“[L]iability policies protect [the] insured primarily against the claims of third persons. Such policies expressly reserve to insurer the exclusive right to investigate, defend, compromise, arbitrate or otherwise dispose of a claim against an insured and obligate the insured to cooperate. Insured’s failure to cooperate may release the insurer. Such a policy handcuffs the insured’s ability to protect himself and creates a fiduciary agency between the two. The interests of the insurer are to delay payment or indulge in other tactical conduct to achieve frugal disposition of claims or reject them. The interest of the insured is that claims against him be finally disposed of as promptly as good faith and fair dealing requires. This conflict obligates the insurer to handle all claims with the interest of the insured uppermost.”[14]

“[T]he ‘triangular’ aspect of the representation afforded the insured by the insurer’s lawyers is described as a coalition for a common purpose, a favorable disposition of the claim -with the attorney owing duties to both clients. As a practical matter, however, there has been recognition that, in reality, the insurer’s attorneys may have closer ties with the insurer and a more compelling interest in protecting the insurer’s position, whether or not it coincides with what is best for the insured.”[15]

“In the insured-insurer relationship, the attorney characteristically is engaged and paid by the carrier to defend the insured. The tranquility of this coalition is disturbed however, where . . . disagreement arises between the members. The situation has changed. Partners have become adversaries. The closely knit fabric of confidentiality is torn and shredded.”[16]

Attorney-Client Privilege and Work Product Doctrine

“When an insurer retains counsel to defend its insured, a tripartite attorney-client relationship arises among the insurer, insured, and counsel. As a consequence, confidential communications between either the insurer or the insured and counsel are protected by the attorney-client privilege, and both the insurer and insured are holders of the privilege. In addition, counsel’s work product does not lose its protection when it is transmitted to the insurer.”[17]

This protection from disclosure to a claimant also applies among an insurer, policyholder and independent counsel. “The right to independent representation paid for by the insurer in the circumstances found in the Cumis decision was expressly stated by the Cumis court to be a right belonging to the insured, not the insured’s adversary. [A claimant], as [the policyholder]’s adversary, cannot assert [the policyholder]’s right to Cumis counsel in order to create a waiver of the attorney-client privilege and attorney work product doctrine as to communications between [dependent counsel] and the insurer.”[18]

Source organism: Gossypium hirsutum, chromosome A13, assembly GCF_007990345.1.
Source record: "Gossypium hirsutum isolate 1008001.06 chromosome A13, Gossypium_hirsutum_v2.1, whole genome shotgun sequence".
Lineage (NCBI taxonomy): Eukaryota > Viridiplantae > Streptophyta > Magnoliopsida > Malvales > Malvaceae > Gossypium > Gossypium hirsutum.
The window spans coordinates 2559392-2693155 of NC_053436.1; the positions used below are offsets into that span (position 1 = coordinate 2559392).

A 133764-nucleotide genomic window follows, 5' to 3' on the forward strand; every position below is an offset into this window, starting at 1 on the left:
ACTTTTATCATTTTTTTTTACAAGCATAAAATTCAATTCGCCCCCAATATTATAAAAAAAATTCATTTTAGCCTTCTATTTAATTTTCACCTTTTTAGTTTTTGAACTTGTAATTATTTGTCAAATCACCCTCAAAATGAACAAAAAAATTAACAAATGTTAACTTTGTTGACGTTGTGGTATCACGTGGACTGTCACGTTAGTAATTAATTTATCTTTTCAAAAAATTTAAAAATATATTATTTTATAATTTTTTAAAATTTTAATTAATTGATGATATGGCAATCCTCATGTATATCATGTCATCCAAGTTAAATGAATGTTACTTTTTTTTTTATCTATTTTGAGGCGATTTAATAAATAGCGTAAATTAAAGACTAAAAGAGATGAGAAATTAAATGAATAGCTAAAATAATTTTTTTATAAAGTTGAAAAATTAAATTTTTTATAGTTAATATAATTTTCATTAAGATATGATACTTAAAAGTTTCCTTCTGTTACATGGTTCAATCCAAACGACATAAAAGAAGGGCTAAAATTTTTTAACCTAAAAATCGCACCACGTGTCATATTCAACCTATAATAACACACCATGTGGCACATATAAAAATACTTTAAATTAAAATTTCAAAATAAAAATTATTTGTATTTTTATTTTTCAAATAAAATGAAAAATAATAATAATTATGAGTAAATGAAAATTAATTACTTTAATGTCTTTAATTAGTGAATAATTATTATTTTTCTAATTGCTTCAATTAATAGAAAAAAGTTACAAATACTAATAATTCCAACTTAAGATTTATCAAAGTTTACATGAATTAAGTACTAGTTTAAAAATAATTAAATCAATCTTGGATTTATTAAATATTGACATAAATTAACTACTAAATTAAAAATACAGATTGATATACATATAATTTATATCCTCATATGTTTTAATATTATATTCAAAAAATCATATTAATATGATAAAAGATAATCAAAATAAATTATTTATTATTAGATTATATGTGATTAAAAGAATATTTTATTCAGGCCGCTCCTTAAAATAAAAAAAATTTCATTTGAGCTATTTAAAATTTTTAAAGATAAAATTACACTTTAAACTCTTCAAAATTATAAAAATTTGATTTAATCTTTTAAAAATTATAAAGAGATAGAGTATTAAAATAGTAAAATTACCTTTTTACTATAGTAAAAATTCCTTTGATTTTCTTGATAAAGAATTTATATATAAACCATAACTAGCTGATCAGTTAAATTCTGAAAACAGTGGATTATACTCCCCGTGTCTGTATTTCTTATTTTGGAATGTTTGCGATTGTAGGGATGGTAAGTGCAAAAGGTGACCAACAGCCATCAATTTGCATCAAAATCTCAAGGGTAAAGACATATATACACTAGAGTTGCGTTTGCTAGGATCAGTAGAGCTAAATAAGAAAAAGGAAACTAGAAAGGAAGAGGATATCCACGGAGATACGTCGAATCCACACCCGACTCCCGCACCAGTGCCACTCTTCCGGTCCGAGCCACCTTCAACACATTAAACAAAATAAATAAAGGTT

[1] Dependent Counsel Always Represents the Insurer

[2] Reservation of Rights, Reservation of Rights Changes Traditional Relationships

[3] Purdy v. Pacific Automobile Ins. Co.(1984) 157 Cal.App.3d 59, 76.

[4] San Diego Navy Fed. Credit Union v. Cumis Ins. Society, Inc. (1984) 162 Cal.App.3d 358, 364 (Cumis).

[5] Gulf Ins. Co. v. Berger, Kahn, Shafton, Moss, Figler, Simon & Gladstone (2000) 79 Cal.App.4th 114, 131.

[6] Lysick v. Walcom (1968) 258 Cal.App.2d 136, 147; See, also Ishmael v. Millington (1966) 241 Cal.App.2d 520, 528; Industrial Indem. Co. v. Great American Ins. Co. (1977) 73 Cal.App. 3d 529, 537.

[7] “[T]he insurer’s unconditional defense of an action . . . constitutes a waiver of the terms of the policy and an estoppel of the insurer to assert [non-coverage].” (Miller v. Elite Ins. Co. (1980) 100 Cal.App.3d 739, 754.)

[8] The policyholder usually must pay a modest deductible. The policyholder’s risk of exposure in excess of the policy limit may be resolved by inviting a policy limit demand. Policy Limit Settlement Offer Made Properly.

[9] Yes” Insurer Concedes Full Coverage – Action Guide

[10] Dependent Counsel Is Not Exempt from Rule 3-310

[11] Gafcon, Inc. v. Ponsor & Associates (2002) 98 Cal.App.4th 1388, 1406-1407 (emphasis added, citations, quotation marks, and ellipses omitted.)

[12] Cumis, supra, 162 Cal.App.3d at 364-365 (citations, quotation marks and ellipses omitted).

[13] Egan v. Mutual of Omaha Ins. Co. (1979) 24 Cal.3d 809, 820-821 (citation, quotation marks, and ellipses omitted.)

[14] Gruenberg v. Aetna Ins. Co. (1973) 9 Cal.3d 566, 581-582.

[15] Cumis, supra, 162 Cal.App.3d at 364, fn. 3(ellipses omitted).

[16] American Mut. Liab. Ins. Co. v. Superior Court (1974) 38 Cal.App.3d 579, 591-593 (ellipses omitted).

[17] Bank of America v. Superior Court (2013) 212 Cal.App.4th 1076, 1083.

[18] Id. at 1092.